With Hurricane Matthew moving on, repair crews were making steady progress in restoring power to the more than 170,000 South Florida homes and businesses that lost electricity during the storm — but more than a million were in the dark statewide Friday night.
By 9 p.m. Friday, 310 customers in Miami-Dade and Broward counties were still without electricity, Florida Power & Light said, a small percentage of the nearly 56,000 in the two counties who lost electricity at some point during the storm.
Problems remained in Palm Beach County, where 14,850 FPL customers remained in the dark as of 9 p.m. Friday, according to the utility. Even there, though, things were looking up: 96,060 others who lost power were back on the grid.
The numbers were far less favorable in the northern part of the state, where Matthew wreaked havoc. More than 1.1 million customers of FPL and other power companies were dark Friday evening, according to Gov. Rick Scott’s office.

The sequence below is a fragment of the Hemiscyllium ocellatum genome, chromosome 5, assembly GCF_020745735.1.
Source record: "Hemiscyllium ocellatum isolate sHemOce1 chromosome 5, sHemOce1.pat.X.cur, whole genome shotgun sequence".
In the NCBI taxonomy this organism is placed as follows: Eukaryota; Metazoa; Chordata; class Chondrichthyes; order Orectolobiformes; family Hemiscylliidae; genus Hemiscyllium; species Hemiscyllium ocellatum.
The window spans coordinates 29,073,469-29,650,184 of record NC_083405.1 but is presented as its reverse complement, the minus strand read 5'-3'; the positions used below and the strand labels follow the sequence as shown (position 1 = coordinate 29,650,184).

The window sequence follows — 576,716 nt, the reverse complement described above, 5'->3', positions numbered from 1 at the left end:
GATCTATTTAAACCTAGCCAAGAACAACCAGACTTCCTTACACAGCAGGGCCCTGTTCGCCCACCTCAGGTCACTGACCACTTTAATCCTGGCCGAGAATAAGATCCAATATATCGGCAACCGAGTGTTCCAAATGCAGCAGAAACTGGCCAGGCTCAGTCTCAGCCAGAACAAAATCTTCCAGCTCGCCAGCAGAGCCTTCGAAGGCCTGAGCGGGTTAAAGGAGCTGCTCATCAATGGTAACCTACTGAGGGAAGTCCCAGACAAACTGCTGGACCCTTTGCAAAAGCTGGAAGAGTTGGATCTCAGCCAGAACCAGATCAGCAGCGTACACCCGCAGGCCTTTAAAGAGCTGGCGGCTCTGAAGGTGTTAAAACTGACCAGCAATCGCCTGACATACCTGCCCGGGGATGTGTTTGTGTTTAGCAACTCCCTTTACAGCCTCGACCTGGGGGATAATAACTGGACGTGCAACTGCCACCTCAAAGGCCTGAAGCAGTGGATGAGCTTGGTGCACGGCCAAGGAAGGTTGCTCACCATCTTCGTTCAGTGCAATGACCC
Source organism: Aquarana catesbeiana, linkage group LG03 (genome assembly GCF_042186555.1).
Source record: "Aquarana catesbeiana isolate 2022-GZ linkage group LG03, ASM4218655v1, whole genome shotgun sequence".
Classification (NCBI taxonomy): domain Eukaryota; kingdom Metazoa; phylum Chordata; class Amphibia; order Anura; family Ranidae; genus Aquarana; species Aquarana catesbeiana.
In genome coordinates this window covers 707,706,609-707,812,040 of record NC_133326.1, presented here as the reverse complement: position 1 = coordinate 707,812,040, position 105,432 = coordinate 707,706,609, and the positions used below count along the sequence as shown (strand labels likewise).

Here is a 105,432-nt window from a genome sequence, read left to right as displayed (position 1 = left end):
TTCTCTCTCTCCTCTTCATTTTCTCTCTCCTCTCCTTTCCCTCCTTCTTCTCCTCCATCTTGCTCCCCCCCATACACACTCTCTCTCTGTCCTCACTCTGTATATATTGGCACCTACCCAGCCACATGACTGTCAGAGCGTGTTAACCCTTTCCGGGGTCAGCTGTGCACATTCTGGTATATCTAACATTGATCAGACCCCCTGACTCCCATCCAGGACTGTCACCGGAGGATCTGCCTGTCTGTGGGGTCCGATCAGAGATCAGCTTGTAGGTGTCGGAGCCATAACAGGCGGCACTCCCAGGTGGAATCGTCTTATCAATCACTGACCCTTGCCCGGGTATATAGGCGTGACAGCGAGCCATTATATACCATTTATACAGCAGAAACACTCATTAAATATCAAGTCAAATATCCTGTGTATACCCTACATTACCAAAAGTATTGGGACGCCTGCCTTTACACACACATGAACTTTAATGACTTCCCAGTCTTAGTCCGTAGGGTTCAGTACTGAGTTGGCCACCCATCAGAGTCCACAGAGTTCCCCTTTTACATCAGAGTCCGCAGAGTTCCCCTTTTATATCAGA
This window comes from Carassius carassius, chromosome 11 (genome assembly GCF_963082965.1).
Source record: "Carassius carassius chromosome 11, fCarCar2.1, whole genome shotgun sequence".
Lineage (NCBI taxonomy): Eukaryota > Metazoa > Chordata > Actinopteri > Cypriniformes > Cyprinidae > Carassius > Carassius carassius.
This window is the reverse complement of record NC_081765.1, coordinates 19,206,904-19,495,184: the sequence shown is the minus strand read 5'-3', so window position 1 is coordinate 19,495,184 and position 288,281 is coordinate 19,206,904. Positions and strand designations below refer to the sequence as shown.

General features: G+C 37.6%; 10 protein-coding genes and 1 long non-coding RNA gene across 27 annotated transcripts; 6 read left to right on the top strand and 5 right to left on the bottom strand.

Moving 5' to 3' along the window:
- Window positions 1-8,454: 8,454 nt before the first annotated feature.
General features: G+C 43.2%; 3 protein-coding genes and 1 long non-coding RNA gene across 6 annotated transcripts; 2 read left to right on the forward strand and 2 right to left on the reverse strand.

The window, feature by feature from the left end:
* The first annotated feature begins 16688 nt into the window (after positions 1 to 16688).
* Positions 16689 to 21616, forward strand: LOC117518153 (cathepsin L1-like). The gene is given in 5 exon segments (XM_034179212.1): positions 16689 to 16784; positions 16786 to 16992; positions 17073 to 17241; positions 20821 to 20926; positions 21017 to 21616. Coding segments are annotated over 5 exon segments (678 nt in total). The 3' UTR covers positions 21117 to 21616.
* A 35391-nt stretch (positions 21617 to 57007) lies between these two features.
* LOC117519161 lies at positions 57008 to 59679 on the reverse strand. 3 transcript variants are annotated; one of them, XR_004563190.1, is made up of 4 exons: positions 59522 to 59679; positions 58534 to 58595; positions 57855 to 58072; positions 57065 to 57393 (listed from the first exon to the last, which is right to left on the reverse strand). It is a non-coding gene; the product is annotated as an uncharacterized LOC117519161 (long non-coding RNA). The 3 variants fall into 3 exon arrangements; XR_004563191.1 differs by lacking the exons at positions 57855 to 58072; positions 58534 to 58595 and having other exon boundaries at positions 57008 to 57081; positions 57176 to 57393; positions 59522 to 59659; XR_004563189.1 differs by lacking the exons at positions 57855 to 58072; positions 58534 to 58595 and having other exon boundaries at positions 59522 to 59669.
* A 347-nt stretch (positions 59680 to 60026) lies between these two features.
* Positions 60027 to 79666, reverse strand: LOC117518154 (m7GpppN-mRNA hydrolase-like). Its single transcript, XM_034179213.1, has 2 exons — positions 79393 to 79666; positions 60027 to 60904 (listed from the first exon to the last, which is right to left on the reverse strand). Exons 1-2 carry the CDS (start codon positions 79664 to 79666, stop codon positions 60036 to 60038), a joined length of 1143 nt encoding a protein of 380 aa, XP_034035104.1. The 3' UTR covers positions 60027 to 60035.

Premium content for only $0.99
For the most comprehensive local coverage, subscribe today.
FPL, the state’s largest electric company, was hit the hardest, reporting that 681,000 homes and businesses — 14 percent of its 4.8 million customers — were without power by 6 p.m. Friday, according to state emergency management officials.
The two biggest areas hit: Brevard County — home to Melbourne, Titusville and Merritt Island — and Volusia County, home to Daytona Beach. As of 9 p.m. Friday, FPL reported that 152,595 of its customers in Brevard were without power, or about half of its customers there. In Volusia, FPL said 164,190 had lost power, or about 94 percent of its customers.
Jacksonville Electric Authority, the municipal power company that serves the territory facing major flooding Friday, reported 208,000 customers without power at 7 p.m. Friday, according to state emergency management officials. Duke Energy said that 164,000 customers faced outages at the end of the day, and another 6,000 customers to cooperative electrics said power was down.
Miami Herald Staff Writer Mary Ellen Klas contributed to this report.